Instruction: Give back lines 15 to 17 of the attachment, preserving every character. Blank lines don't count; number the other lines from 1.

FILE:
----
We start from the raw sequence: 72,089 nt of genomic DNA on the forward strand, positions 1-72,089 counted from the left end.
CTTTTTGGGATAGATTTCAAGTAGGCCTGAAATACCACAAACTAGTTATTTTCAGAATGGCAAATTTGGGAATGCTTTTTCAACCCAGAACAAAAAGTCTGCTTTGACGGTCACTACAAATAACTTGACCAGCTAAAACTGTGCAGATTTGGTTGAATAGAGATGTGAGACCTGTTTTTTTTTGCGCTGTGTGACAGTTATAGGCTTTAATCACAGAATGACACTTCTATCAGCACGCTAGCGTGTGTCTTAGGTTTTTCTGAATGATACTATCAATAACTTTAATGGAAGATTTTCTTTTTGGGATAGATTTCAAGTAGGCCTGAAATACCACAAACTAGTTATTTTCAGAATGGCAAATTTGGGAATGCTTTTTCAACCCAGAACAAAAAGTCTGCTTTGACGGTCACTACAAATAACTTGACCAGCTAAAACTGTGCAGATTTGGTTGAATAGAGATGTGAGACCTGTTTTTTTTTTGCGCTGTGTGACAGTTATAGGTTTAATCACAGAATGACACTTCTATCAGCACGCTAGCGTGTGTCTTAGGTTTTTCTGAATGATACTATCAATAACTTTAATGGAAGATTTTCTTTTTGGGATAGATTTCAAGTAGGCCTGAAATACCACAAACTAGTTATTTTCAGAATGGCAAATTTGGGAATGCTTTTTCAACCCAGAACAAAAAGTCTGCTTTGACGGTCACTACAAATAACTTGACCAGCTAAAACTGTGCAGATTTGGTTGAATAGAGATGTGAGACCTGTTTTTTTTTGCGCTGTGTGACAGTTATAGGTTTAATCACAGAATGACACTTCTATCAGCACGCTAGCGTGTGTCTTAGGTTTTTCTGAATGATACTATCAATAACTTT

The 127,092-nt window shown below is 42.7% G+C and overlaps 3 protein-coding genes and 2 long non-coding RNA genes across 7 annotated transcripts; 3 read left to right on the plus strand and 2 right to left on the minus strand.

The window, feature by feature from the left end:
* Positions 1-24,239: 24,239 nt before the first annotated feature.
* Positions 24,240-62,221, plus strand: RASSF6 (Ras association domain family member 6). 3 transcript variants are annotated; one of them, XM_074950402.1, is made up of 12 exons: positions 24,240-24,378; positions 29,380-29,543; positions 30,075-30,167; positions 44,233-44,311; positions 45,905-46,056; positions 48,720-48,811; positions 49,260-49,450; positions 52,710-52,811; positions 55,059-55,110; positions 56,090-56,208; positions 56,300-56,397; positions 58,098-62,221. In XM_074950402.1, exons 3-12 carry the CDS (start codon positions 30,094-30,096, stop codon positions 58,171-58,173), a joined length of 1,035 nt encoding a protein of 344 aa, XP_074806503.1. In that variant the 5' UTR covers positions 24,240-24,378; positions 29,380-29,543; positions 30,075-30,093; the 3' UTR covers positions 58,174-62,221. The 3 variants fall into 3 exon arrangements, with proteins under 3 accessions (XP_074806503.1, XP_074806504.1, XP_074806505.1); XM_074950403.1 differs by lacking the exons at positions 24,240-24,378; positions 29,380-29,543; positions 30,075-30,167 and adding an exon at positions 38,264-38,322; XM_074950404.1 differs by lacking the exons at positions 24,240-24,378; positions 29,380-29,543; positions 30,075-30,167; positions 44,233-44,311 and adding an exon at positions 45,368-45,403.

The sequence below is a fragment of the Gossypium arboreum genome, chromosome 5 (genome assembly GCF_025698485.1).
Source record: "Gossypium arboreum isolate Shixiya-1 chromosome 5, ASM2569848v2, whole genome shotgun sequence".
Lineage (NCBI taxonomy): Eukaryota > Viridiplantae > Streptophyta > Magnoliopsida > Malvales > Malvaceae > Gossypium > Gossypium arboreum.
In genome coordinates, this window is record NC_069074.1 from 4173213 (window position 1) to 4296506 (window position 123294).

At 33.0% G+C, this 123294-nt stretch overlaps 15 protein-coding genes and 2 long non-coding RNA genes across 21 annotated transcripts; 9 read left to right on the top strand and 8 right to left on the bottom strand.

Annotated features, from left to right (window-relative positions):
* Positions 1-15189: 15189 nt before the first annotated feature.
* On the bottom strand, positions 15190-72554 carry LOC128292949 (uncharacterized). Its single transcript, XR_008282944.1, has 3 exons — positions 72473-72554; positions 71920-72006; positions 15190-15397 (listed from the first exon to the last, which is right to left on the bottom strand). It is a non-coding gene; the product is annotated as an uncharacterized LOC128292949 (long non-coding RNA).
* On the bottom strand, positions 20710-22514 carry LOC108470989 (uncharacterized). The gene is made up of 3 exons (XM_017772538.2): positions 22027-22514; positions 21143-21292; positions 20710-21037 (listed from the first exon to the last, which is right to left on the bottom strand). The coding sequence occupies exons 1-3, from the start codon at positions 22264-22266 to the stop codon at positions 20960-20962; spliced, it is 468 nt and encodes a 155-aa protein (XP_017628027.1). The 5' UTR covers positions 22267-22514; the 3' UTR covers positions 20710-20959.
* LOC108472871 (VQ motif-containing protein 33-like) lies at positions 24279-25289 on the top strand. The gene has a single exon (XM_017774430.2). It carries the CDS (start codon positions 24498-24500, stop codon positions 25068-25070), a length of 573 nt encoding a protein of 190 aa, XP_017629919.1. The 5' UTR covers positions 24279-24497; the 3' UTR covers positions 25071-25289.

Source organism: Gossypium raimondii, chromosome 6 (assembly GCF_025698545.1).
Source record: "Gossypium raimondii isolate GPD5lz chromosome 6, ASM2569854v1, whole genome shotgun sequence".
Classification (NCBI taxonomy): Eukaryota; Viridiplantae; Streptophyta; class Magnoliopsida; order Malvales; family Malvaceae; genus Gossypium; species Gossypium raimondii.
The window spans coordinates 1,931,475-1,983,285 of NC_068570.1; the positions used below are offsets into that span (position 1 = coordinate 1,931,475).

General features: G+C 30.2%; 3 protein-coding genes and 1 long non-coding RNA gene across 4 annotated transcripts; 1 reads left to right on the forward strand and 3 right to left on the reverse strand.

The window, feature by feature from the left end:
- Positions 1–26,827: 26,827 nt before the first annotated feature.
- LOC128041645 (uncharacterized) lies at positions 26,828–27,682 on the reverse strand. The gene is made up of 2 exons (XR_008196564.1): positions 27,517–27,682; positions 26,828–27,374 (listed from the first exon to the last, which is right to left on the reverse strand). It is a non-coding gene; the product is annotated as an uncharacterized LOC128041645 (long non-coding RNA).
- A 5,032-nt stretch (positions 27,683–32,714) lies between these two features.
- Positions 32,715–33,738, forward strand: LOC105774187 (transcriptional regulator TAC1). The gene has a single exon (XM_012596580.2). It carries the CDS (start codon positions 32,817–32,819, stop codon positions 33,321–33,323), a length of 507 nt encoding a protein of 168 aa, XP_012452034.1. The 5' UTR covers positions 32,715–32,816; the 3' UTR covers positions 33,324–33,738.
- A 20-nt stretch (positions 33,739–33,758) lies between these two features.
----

* On the bottom strand, positions 20710-22514 carry LOC108470989 (uncharacterized). The gene is made up of 3 exons (XM_017772538.2): positions 22027-22514; positions 21143-21292; positions 20710-21037 (listed from the first exon to the last, which is right to left on the bottom strand). The coding sequence occupies exons 1-3, from the start codon at positions 22264-22266 to the stop codon at positions 20960-20962; spliced, it is 468 nt and encodes a 155-aa protein (XP_017628027.1). The 5' UTR covers positions 22267-22514; the 3' UTR covers positions 20710-20959.
* LOC108472871 (VQ motif-containing protein 33-like) lies at positions 24279-25289 on the top strand. The gene has a single exon (XM_017774430.2). It carries the CDS (start codon positions 24498-24500, stop codon positions 25068-25070), a length of 573 nt encoding a protein of 190 aa, XP_017629919.1. The 5' UTR covers positions 24279-24497; the 3' UTR covers positions 25071-25289.

Source organism: Gossypium raimondii, chromosome 6 (assembly GCF_025698545.1).